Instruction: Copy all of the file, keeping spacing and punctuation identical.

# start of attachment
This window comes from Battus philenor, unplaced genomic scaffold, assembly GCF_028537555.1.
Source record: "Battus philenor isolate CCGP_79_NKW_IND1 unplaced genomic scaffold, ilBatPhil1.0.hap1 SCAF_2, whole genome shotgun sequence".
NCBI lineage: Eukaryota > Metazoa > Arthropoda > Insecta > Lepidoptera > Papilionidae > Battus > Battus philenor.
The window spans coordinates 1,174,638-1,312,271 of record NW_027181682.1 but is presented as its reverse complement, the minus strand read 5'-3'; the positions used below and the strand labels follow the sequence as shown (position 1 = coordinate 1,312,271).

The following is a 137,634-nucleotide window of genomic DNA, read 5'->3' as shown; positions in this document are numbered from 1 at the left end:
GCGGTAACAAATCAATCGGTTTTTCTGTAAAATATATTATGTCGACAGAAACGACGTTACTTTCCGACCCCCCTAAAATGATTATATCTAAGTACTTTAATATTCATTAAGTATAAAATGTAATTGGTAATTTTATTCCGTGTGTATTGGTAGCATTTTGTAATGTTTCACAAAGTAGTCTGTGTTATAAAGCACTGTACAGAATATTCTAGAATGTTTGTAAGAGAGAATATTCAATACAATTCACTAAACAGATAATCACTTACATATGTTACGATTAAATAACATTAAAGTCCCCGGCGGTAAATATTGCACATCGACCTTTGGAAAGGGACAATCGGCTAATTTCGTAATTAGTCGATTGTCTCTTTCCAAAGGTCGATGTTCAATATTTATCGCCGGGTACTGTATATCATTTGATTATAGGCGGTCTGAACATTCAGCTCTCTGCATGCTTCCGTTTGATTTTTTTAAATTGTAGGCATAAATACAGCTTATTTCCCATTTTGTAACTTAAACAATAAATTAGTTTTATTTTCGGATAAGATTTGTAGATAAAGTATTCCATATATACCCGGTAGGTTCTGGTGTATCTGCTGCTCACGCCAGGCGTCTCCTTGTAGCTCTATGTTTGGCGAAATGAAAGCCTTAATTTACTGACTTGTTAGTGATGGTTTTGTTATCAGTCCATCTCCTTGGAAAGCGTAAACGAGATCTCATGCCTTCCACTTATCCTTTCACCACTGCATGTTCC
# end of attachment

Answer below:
This window comes from Battus philenor, unplaced genomic scaffold, assembly GCF_028537555.1.
Source record: "Battus philenor isolate CCGP_79_NKW_IND1 unplaced genomic scaffold, ilBatPhil1.0.hap1 SCAF_2, whole genome shotgun sequence".
NCBI lineage: Eukaryota > Metazoa > Arthropoda > Insecta > Lepidoptera > Papilionidae > Battus > Battus philenor.
The window spans coordinates 1,174,638-1,312,271 of record NW_027181682.1 but is presented as its reverse complement, the minus strand read 5'-3'; the positions used below and the strand labels follow the sequence as shown (position 1 = coordinate 1,312,271).

The following is a 137,634-nucleotide window of genomic DNA, read 5'->3' as shown; positions in this document are numbered from 1 at the left end:
GCGGTAACAAATCAATCGGTTTTTCTGTAAAATATATTATGTCGACAGAAACGACGTTACTTTCCGACCCCCCTAAAATGATTATATCTAAGTACTTTAATATTCATTAAGTATAAAATGTAATTGGTAATTTTATTCCGTGTGTATTGGTAGCATTTTGTAATGTTTCACAAAGTAGTCTGTGTTATAAAGCACTGTACAGAATATTCTAGAATGTTTGTAAGAGAGAATATTCAATACAATTCACTAAACAGATAATCACTTACATATGTTACGATTAAATAACATTAAAGTCCCCGGCGGTAAATATTGCACATCGACCTTTGGAAAGGGACAATCGGCTAATTTCGTAATTAGTCGATTGTCTCTTTCCAAAGGTCGATGTTCAATATTTATCGCCGGGTACTGTATATCATTTGATTATAGGCGGTCTGAACATTCAGCTCTCTGCATGCTTCCGTTTGATTTTTTTAAATTGTAGGCATAAATACAGCTTATTTCCCATTTTGTAACTTAAACAATAAATTAGTTTTATTTTCGGATAAGATTTGTAGATAAAGTATTCCATATATACCCGGTAGGTTCTGGTGTATCTGCTGCTCACGCCAGGCGTCTCCTTGTAGCTCTATGTTTGGCGAAATGAAAGCCTTAATTTACTGACTTGTTAGTGATGGTTTTGTTATCAGTCCATCTCCTTGGAAAGCGTAAACGAGATCTCATGCCTTCCACTTATCCTTTCACCACTGCATGTTCC